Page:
Art historians Richard Powell (Duke University), Eric Foner (Columbia) David Driskell (artist and art historian), Robert O’Meally (Columbia) comment on artists Aaron Douglas, Henry Ossawa Tanner, Jacob Lawrence, Elizabeth Cattlett and Robert Thompson, among others. Memorable comments include Richard Powell, responding to an optimistic piece in the New York Times in 2015 suggesting that Black art is now “marching into museums,” by saying “It’s kind of late…(But) better late than never.”

Following a passage depicting a series of highly offensive minstrel posters of the post-Civil War era, David Driskell talks of Henry Osawa Tanner, PAFA graduate and student of Thomas Eakins, who moved to Paris, where he could thrive as an artist and equal of other artists, and not be pigeonholed as a “Black artist.” Tanner painted a couple beautiful and heartfelt works in response to cultural stereotypes (his “Banjo Lesson” is a direct refutation of the minstrel stereotype) and was applauded by the Paris salons. But later he abandoned painting about the Black experience and turned to biblical and other themes.

Ellen Gallagher, featured in "Black is the Color."
Ellen Gallagher, featured in “Black is the Color.” Photo courtesy of Icarus Films

In some of the best segments in the film, artists Ellen Gallagher and Whitfield Lovell appear in their studios talking quietly about their work and their influences. With voice overlay, you see the artists working — Lovell, drawing portraits with charcoal on wood planks, full-scale images of historical African Americans. Inspired by Horace Pippin’s “The End of War,” a painting in which the self-taught Pippin painted Black soldiers at war in such a way that they disappear in the landscape. Lovell, unlike Pippin, is making Black people visible, he says, appropriating images and reclaiming their identities for a new generation.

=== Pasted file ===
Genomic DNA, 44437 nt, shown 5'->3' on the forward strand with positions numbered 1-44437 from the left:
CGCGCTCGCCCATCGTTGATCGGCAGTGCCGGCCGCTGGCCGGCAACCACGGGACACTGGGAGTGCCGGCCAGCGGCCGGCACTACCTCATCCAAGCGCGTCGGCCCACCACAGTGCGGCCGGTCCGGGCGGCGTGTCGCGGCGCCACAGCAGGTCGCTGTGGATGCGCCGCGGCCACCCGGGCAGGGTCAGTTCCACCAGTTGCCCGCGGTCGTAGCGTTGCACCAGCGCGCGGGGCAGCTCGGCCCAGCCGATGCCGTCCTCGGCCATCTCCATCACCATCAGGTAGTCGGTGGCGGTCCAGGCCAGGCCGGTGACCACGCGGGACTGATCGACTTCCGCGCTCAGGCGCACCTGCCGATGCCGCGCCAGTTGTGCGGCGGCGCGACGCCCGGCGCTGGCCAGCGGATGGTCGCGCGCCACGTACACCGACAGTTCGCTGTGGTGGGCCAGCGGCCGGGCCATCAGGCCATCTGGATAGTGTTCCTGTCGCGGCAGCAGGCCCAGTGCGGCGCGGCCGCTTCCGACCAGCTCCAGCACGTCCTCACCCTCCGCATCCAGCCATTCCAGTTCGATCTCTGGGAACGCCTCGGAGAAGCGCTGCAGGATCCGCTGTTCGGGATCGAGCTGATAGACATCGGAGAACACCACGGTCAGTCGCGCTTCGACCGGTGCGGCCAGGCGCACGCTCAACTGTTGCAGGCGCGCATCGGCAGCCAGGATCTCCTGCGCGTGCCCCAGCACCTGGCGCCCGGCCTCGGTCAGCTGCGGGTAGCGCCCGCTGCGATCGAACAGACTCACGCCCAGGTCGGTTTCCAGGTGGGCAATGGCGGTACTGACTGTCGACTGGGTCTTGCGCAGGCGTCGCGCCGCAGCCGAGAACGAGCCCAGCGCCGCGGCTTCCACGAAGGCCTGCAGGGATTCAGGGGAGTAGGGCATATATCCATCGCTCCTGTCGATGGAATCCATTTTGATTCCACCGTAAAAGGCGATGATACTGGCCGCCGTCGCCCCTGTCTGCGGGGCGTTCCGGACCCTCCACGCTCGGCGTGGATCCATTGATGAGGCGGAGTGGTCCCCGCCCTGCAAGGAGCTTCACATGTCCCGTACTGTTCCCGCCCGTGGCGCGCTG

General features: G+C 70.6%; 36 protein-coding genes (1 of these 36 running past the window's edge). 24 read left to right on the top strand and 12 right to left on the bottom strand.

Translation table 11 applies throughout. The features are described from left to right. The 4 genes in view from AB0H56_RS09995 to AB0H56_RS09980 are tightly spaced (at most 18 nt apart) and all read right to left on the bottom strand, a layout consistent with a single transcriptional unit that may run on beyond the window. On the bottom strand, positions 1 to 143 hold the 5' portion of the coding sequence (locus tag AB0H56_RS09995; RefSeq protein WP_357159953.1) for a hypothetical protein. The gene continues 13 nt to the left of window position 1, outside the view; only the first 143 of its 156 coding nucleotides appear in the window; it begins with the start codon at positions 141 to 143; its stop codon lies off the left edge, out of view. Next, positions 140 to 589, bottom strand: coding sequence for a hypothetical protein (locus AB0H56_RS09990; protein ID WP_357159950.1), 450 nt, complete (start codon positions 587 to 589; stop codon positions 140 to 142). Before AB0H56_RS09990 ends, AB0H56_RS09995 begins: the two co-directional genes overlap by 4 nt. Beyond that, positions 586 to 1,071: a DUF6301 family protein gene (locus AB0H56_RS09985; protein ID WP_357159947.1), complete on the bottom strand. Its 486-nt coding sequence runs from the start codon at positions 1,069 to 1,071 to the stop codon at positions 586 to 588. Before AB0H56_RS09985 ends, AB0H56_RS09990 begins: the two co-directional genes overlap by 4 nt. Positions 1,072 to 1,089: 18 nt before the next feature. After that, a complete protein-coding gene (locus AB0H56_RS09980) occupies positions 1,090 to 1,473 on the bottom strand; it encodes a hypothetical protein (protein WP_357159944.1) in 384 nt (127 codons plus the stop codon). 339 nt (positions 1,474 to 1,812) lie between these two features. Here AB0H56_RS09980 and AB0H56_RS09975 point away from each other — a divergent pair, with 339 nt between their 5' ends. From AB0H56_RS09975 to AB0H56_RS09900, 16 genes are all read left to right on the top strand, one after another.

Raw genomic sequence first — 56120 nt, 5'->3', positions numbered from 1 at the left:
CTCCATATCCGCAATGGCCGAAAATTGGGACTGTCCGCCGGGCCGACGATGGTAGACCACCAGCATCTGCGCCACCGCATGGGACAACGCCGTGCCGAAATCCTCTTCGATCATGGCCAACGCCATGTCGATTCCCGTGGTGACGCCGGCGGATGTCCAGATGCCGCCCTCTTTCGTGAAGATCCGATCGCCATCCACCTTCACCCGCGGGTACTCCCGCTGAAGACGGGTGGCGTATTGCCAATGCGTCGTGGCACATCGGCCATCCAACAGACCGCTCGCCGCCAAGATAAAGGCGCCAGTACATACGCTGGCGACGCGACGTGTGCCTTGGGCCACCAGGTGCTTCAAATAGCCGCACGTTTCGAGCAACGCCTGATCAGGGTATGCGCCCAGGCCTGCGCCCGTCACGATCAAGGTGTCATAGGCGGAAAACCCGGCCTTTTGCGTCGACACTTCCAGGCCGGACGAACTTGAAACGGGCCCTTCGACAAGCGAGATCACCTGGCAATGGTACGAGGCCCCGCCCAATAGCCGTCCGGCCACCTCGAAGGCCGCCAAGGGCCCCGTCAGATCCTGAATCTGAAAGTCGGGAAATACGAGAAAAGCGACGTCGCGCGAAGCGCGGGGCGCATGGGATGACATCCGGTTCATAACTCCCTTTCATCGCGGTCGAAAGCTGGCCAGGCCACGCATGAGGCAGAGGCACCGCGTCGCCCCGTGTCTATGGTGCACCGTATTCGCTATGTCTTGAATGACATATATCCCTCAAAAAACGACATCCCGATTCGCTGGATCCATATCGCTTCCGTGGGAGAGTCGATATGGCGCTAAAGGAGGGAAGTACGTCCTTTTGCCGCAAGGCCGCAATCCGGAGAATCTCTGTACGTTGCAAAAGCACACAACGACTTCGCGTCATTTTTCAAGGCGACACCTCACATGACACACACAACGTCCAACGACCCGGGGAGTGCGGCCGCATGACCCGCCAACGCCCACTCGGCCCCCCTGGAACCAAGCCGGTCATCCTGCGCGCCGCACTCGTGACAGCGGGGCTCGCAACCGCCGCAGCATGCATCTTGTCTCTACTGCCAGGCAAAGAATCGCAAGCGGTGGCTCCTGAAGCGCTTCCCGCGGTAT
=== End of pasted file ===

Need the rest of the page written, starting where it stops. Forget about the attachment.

Ellen Gallagher, working in her studio, featured in "Black is the Color."
Ellen Gallagher, working in her studio, featured in “Black is the Color.” Photo courtesy of Icarus Films

Gallagher talks about her work with images of Black hair and wigs in her series “Deluxe,” saying “Black women’s hair is a site of contention.” Wigs are about assimilating. But, with styles called “La Sheba,” and other foreign-sounding names, there is an identification with the exotic as well as a nod to honoring the past. Gallagher is an example of an artist who uses distance and humor in her work, tactics not available to earlier artists.

The movie ends on the note that nowadays, Black art and artists are freed from the need to make uplifting images. They can work abstract, use humor and parody, and make use of any tool in the toolbox. As Duke art historian Powell says, artists are responding to complex times. They’re not strictly tied to the uplift agenda, and that makes it exciting and a little unpredictable.

Kerry James Marshall, featured in the film, Black is the Color
Kerry James Marshall,Kerry James Marshall, Detail of Souvenir IV, 1998, featured in the film, Black is the Color Photo courtesy of Icarus Films

Because the film is so tightly paced, the ending seems abrupt when it comes. And it’s not entirely upbeat. But it gives credit to the hard working artists, like Kerry James Marshall, for never letting go the mantra “Black is the Color.”

Black is the Color
Available from Icarus Films, the distributor of the film, on DVD for $24.98.
52 minutes / Color
English; German; French / English subtitles
Closed Captioned
Release: 2016